“The first meeting is about how we’re doing, what our personal goals are, and how he can help us reach those,” she explains. “That’s why 20 percent of our work week is dedicated to personal growth, whether that’s working on hobbies, side projects, or anything else.” Employees also get to meet with the company’s other co-founder for technical training each month. “We get to talk through technical problems we’re having and can learn new techniques and tools from him,” says Dania.
Putting your employees in touch with leadership and providing them with additional learning opportunities are two easy way to make them feel visible and valued, and can go a long way in keeping employees engaged at your company.
3. Budget for Company Outings
Company outings and events are another way to encourage team bonding and inclusion. We spoke with Devin Bramhall, Director of Content at Help Scout, who said, “Every year we have a company-wide retreat that our whole team gets excited about.” Just like Test Double, Help Scout invests heavily in face time. “We were all talking about the retreat months in advance and couldn’t wait to meet new hires face-to-face; it’s a real testament to how well we’re connected [digitally] throughout the year.”
Even if your employees are all located in a single office, getting out and mingling with colleagues they may not interact with day-to-day or in a more casual way will help them build closer ties with each other.
Here are a few examples of company outings and events that can help you build a close-knit team:
- Brewery tours
- Red Sox games
- Paint nights
- Team running events (like the annual JP Morgan Chase Corporate Challenge, or a casual run around the Charles River)
How often should you schedule these types of events?
Hannah Hanks says that at OpsGenie, “We try to do these quarterly because it’s really important to us.” Other more regular events that can be a bit more budget-friendly include company happy hours, sponsored lunches, team lunch-and-learns, and dinners.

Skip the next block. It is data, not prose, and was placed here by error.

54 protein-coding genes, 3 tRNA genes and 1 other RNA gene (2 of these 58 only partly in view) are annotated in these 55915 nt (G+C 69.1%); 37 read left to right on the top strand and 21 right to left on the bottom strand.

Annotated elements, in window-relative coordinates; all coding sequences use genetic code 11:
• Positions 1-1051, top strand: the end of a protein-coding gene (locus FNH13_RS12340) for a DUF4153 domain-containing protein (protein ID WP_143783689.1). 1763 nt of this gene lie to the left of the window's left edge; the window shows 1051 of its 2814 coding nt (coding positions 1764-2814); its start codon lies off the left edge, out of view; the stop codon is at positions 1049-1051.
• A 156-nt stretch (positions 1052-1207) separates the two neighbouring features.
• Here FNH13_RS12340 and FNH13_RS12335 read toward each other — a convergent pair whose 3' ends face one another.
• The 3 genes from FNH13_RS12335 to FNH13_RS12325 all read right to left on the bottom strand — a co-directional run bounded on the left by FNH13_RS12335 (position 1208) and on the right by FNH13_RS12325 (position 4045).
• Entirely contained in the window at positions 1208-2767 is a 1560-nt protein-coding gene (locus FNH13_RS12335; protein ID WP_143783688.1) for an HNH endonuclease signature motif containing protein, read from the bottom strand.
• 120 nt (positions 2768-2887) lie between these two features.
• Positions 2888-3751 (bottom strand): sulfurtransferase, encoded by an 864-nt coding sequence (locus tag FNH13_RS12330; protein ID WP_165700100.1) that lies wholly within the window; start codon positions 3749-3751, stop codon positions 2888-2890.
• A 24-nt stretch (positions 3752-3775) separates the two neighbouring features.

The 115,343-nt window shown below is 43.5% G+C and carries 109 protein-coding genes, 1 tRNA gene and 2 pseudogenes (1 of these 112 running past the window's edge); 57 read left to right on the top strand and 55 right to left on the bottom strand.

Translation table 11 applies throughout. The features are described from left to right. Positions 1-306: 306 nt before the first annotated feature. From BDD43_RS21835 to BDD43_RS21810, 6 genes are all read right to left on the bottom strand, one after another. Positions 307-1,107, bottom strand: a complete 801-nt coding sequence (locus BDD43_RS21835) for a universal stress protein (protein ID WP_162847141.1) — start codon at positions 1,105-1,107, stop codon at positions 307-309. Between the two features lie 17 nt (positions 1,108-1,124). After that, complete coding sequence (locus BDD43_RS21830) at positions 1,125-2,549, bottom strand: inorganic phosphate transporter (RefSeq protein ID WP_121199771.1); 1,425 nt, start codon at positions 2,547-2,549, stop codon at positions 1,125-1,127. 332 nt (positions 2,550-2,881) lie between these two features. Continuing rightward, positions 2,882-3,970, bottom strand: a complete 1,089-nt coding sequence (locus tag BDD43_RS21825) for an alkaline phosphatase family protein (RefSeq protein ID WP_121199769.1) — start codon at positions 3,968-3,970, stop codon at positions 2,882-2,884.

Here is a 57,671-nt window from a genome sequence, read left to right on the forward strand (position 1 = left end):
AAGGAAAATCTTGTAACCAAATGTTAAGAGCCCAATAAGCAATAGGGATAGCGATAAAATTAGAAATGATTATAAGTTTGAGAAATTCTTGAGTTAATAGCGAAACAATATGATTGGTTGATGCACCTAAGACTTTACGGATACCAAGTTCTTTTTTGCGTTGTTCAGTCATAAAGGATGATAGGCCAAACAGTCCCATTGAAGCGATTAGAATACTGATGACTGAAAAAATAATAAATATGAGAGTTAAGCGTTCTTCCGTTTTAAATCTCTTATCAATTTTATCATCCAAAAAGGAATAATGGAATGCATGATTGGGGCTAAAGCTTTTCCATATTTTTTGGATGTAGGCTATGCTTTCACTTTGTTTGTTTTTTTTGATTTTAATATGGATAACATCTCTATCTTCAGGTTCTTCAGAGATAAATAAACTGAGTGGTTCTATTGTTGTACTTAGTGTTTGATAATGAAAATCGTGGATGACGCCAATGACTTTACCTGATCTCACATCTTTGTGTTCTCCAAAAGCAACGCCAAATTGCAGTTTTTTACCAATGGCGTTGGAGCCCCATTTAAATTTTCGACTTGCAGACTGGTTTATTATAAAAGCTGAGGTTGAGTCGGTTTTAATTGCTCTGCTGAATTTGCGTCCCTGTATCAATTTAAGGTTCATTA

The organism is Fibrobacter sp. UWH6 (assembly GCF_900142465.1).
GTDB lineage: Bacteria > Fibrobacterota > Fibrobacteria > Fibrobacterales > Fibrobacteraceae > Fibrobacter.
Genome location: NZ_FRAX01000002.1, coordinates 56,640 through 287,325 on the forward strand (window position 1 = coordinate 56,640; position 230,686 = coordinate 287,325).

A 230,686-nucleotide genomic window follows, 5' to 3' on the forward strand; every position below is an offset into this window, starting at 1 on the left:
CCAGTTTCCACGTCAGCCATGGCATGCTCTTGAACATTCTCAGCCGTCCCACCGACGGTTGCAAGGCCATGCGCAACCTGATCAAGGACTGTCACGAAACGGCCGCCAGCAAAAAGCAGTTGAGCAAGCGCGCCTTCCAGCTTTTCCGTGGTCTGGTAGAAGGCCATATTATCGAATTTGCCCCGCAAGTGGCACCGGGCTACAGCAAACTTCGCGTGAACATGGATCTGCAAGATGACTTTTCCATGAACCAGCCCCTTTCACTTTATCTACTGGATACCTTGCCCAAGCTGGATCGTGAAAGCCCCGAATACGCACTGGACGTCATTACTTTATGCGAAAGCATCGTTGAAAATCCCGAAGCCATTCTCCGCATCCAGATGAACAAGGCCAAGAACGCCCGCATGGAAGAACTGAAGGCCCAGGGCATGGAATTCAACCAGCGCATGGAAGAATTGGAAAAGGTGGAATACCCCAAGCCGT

The best way to know which outings and events your employees will enjoy most is by talking to them! Find out their hobbies, passions, and interests and develop events around those.
4. Keep the Doors Open
Nothing is more alienating as an employee than feeling like you have no one to go to when an issue arises. That’s why it’s important that both the HR team and management are vocal about having an open door policy so that employees feel comfortable discussing problems before they proliferate.
These problems may include:
- Equality and inclusion
An open door policy can have a big impact on employee engagement, as well as reducing turnover. A study by Gallup found that poor management accounts for up to 70 percent of overall employee attrition.
Another study by the Center for Talent Innovation found that 32 percent of women will quit within a year if they don’t feel they are treated fairly, given advancement opportunities, and paid in a way that is commensurate with their male counterparts.
So it’s clear that being proactive about transparency and communication can have a positive impact on employee satisfaction.
Build a Strong Team
Investing in your employees has never been more important than it is today. Great candidates disappear quickly from the job market, and are equally as quick to leave a position if they don’t feel valued.
Done right, employee engagement starts with a new hire’s very first week on the job, continues in day-to-day conversations, and is reinforced through extracurricular events and acknowledgements of hard work. Implementing a mix of the tips in this post will go a long way in keeping your employees engaged, happy, and productive members of your team.
What other employee engagement strategies have you tried at work? Let us know in the comments section below!